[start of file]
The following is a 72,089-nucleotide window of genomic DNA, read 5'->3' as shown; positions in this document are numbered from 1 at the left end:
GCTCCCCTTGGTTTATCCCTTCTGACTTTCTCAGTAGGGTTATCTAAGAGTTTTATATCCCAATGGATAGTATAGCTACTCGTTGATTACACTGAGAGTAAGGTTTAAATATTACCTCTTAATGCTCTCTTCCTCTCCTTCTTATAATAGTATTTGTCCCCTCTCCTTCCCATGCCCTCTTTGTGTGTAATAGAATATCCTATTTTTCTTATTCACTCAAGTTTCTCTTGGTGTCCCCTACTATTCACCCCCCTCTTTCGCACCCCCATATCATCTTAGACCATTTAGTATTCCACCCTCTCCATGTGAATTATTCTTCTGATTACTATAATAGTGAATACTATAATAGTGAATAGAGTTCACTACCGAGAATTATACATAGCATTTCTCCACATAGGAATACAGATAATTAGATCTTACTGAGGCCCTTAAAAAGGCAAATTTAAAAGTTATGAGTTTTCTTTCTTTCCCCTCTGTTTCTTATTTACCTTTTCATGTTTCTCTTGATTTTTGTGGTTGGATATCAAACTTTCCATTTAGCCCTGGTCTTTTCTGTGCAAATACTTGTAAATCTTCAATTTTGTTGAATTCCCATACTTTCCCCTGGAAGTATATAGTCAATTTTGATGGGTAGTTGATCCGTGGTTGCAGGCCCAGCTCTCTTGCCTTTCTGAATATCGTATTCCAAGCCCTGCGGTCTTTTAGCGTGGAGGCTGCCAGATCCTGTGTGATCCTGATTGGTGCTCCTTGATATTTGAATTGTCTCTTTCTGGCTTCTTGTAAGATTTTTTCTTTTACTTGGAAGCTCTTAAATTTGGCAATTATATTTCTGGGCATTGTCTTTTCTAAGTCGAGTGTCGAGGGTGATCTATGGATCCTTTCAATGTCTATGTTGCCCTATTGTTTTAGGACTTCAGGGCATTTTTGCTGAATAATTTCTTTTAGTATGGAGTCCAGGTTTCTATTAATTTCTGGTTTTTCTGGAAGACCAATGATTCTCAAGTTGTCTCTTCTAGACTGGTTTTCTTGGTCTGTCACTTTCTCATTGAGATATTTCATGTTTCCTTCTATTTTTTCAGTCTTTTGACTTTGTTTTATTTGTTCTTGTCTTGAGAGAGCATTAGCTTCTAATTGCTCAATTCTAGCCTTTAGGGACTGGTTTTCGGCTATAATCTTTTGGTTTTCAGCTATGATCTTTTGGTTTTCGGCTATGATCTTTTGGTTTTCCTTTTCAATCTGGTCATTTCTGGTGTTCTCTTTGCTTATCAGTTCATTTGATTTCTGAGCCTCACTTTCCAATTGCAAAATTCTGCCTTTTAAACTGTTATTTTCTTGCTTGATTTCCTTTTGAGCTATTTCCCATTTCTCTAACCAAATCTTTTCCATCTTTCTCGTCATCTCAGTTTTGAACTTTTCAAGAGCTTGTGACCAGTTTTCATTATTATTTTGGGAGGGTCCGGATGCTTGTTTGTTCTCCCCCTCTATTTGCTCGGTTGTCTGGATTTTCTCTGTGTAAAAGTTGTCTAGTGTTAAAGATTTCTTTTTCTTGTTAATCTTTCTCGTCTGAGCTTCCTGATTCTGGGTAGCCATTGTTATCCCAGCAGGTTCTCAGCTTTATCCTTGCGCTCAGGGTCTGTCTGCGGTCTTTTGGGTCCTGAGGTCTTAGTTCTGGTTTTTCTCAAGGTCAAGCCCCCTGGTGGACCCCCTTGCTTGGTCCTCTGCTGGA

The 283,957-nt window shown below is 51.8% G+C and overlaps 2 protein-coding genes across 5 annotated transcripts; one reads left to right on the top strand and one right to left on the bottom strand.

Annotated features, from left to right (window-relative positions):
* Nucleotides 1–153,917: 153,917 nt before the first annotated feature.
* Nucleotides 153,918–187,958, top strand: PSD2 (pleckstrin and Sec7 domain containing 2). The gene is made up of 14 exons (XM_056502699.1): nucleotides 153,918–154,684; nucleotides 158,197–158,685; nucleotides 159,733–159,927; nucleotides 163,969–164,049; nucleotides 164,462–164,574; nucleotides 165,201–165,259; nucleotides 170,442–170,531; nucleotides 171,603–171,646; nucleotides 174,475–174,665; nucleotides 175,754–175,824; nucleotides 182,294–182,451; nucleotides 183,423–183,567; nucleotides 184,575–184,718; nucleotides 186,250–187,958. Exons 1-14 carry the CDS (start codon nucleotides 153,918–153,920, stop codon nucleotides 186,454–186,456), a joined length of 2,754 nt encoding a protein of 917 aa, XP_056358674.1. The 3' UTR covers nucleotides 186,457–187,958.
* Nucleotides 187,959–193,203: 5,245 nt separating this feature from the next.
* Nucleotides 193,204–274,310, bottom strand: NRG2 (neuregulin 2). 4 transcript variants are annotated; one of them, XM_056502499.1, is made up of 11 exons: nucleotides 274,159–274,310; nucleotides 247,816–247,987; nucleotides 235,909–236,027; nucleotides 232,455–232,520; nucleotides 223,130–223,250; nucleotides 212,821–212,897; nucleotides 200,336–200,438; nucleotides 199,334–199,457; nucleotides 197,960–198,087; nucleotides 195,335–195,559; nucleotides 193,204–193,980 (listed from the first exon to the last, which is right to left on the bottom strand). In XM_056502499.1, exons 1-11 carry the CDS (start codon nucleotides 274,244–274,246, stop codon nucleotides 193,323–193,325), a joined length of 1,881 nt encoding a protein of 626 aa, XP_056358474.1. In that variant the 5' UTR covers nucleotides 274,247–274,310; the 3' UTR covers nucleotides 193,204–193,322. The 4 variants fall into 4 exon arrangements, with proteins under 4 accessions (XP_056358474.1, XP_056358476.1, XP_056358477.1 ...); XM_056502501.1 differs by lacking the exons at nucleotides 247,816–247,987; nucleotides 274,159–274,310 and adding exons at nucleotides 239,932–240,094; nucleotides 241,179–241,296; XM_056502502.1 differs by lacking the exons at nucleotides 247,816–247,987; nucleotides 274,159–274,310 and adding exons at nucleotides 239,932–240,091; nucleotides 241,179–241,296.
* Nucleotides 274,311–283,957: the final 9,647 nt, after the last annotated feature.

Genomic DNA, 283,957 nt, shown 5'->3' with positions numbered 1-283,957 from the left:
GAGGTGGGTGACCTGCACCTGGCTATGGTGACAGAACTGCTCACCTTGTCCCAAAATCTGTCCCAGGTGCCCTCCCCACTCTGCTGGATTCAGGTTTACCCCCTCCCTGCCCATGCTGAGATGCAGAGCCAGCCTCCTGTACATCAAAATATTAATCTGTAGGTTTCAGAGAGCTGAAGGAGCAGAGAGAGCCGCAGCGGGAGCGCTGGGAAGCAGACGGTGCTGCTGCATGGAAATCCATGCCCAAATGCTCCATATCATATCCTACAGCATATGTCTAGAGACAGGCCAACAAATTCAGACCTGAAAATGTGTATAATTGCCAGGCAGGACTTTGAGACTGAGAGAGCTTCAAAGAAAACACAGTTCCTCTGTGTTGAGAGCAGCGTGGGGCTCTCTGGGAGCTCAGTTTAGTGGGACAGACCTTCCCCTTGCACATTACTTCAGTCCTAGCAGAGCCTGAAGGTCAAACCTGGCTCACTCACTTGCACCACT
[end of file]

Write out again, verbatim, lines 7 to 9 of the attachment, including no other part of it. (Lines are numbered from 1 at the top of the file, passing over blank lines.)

* Nucleotides 187,959–193,203: 5,245 nt separating this feature from the next.
* Nucleotides 193,204–274,310, bottom strand: NRG2 (neuregulin 2). 4 transcript variants are annotated; one of them, XM_056502499.1, is made up of 11 exons: nucleotides 274,159–274,310; nucleotides 247,816–247,987; nucleotides 235,909–236,027; nucleotides 232,455–232,520; nucleotides 223,130–223,250; nucleotides 212,821–212,897; nucleotides 200,336–200,438; nucleotides 199,334–199,457; nucleotides 197,960–198,087; nucleotides 195,335–195,559; nucleotides 193,204–193,980 (listed from the first exon to the last, which is right to left on the bottom strand). In XM_056502499.1, exons 1-11 carry the CDS (start codon nucleotides 274,244–274,246, stop codon nucleotides 193,323–193,325), a joined length of 1,881 nt encoding a protein of 626 aa, XP_056358474.1. In that variant the 5' UTR covers nucleotides 274,247–274,310; the 3' UTR covers nucleotides 193,204–193,322. The 4 variants fall into 4 exon arrangements, with proteins under 4 accessions (XP_056358474.1, XP_056358476.1, XP_056358477.1 ...); XM_056502501.1 differs by lacking the exons at nucleotides 247,816–247,987; nucleotides 274,159–274,310 and adding exons at nucleotides 239,932–240,094; nucleotides 241,179–241,296; XM_056502502.1 differs by lacking the exons at nucleotides 247,816–247,987; nucleotides 274,159–274,310 and adding exons at nucleotides 239,932–240,091; nucleotides 241,179–241,296.
* Nucleotides 274,311–283,957: the final 9,647 nt, after the last annotated feature.